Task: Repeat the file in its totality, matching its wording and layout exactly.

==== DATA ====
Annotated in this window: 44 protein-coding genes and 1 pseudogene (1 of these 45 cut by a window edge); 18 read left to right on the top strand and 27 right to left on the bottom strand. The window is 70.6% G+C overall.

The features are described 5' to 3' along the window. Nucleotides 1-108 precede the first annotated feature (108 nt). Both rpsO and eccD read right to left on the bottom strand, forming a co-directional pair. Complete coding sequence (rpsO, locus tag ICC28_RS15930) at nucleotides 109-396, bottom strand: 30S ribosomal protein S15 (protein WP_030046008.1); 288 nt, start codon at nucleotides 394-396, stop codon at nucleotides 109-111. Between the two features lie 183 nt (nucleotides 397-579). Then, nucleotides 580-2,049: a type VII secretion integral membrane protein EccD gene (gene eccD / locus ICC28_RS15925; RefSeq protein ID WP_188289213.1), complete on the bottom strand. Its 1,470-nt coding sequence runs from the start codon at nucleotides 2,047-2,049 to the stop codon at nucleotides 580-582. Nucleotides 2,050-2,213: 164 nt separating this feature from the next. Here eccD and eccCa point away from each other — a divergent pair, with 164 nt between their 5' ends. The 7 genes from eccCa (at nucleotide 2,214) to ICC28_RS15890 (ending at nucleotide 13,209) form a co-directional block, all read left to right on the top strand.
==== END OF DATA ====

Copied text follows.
Annotated in this window: 44 protein-coding genes and 1 pseudogene (1 of these 45 cut by a window edge); 18 read left to right on the top strand and 27 right to left on the bottom strand. The window is 70.6% G+C overall.

The features are described 5' to 3' along the window. Nucleotides 1-108 precede the first annotated feature (108 nt). Both rpsO and eccD read right to left on the bottom strand, forming a co-directional pair. Complete coding sequence (rpsO, locus tag ICC28_RS15930) at nucleotides 109-396, bottom strand: 30S ribosomal protein S15 (protein WP_030046008.1); 288 nt, start codon at nucleotides 394-396, stop codon at nucleotides 109-111. Between the two features lie 183 nt (nucleotides 397-579). Then, nucleotides 580-2,049: a type VII secretion integral membrane protein EccD gene (gene eccD / locus ICC28_RS15925; RefSeq protein ID WP_188289213.1), complete on the bottom strand. Its 1,470-nt coding sequence runs from the start codon at nucleotides 2,047-2,049 to the stop codon at nucleotides 580-582. Nucleotides 2,050-2,213: 164 nt separating this feature from the next. Here eccD and eccCa point away from each other — a divergent pair, with 164 nt between their 5' ends. The 7 genes from eccCa (at nucleotide 2,214) to ICC28_RS15890 (ending at nucleotide 13,209) form a co-directional block, all read left to right on the top strand.